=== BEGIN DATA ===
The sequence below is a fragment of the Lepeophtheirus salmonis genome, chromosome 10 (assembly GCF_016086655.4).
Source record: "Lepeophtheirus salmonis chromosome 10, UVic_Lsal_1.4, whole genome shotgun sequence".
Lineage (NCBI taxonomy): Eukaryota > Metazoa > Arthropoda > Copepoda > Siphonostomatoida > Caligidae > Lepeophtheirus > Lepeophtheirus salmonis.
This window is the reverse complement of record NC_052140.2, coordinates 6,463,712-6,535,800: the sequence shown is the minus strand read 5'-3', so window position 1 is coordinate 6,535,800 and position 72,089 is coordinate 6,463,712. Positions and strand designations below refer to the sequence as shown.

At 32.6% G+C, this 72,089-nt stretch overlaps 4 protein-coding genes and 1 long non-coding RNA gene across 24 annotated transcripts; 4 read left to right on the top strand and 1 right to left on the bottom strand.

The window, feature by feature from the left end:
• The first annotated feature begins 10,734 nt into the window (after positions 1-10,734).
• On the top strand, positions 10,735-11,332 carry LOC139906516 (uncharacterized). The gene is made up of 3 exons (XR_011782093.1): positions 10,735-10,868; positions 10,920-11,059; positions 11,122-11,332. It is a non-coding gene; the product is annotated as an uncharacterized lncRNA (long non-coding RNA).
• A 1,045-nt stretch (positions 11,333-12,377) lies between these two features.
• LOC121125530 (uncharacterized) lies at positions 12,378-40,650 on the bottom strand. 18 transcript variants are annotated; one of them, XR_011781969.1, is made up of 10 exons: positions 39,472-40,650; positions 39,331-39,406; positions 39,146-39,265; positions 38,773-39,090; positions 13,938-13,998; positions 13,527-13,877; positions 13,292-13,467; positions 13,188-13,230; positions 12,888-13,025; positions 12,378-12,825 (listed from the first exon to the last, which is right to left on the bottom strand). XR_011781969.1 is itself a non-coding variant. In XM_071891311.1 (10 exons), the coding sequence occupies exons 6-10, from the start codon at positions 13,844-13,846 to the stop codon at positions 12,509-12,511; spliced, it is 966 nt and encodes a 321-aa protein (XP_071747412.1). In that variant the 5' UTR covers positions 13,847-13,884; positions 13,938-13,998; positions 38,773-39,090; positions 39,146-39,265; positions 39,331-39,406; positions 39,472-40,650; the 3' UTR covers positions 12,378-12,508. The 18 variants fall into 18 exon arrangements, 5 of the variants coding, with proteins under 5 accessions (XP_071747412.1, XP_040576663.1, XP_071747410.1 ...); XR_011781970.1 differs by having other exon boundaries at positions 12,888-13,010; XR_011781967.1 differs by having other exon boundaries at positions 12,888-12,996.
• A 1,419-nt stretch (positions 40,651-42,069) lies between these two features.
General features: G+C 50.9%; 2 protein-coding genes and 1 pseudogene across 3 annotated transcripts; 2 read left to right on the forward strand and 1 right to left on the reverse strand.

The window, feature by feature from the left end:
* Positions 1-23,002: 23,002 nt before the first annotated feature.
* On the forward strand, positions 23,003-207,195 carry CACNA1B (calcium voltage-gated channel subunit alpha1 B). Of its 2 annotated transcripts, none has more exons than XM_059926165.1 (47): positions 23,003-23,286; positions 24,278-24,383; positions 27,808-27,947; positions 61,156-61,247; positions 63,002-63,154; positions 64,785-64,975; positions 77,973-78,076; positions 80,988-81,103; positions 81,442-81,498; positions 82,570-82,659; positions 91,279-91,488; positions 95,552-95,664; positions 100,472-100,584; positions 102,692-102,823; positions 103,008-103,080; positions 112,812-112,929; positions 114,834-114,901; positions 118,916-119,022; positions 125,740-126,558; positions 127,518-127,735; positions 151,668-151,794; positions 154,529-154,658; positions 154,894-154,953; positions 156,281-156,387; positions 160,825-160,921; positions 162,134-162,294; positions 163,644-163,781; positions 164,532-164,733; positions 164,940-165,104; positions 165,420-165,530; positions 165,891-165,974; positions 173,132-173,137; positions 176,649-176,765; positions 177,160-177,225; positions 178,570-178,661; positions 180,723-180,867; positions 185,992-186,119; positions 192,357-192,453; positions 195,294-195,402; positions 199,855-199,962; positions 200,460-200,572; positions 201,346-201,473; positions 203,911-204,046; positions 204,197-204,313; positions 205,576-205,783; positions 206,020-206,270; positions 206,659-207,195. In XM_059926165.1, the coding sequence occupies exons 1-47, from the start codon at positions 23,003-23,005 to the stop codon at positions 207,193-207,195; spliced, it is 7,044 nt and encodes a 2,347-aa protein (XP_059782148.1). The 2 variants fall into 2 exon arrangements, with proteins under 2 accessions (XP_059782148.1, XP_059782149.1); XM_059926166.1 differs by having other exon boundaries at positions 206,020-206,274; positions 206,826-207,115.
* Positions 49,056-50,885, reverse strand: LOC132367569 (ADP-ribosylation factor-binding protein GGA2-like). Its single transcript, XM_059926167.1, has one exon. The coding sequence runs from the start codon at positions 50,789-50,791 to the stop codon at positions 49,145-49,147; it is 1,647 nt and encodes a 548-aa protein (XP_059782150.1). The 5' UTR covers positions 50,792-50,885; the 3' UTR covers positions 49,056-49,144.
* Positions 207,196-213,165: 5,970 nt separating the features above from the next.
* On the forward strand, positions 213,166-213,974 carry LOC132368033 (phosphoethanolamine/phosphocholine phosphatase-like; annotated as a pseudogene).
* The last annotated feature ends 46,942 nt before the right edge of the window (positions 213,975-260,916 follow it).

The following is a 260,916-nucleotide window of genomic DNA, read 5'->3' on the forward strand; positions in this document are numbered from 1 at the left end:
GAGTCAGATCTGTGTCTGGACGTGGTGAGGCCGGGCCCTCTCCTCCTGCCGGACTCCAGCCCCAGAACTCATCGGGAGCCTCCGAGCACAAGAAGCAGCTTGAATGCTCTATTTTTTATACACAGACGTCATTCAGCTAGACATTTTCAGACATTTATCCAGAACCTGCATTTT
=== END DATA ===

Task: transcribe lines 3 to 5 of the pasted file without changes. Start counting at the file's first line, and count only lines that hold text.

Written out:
Lineage (NCBI taxonomy): Eukaryota > Metazoa > Arthropoda > Copepoda > Siphonostomatoida > Caligidae > Lepeophtheirus > Lepeophtheirus salmonis.
This window is the reverse complement of record NC_052140.2, coordinates 6,463,712-6,535,800: the sequence shown is the minus strand read 5'-3', so window position 1 is coordinate 6,535,800 and position 72,089 is coordinate 6,463,712. Positions and strand designations below refer to the sequence as shown.

At 32.6% G+C, this 72,089-nt stretch overlaps 4 protein-coding genes and 1 long non-coding RNA gene across 24 annotated transcripts; 4 read left to right on the top strand and 1 right to left on the bottom strand.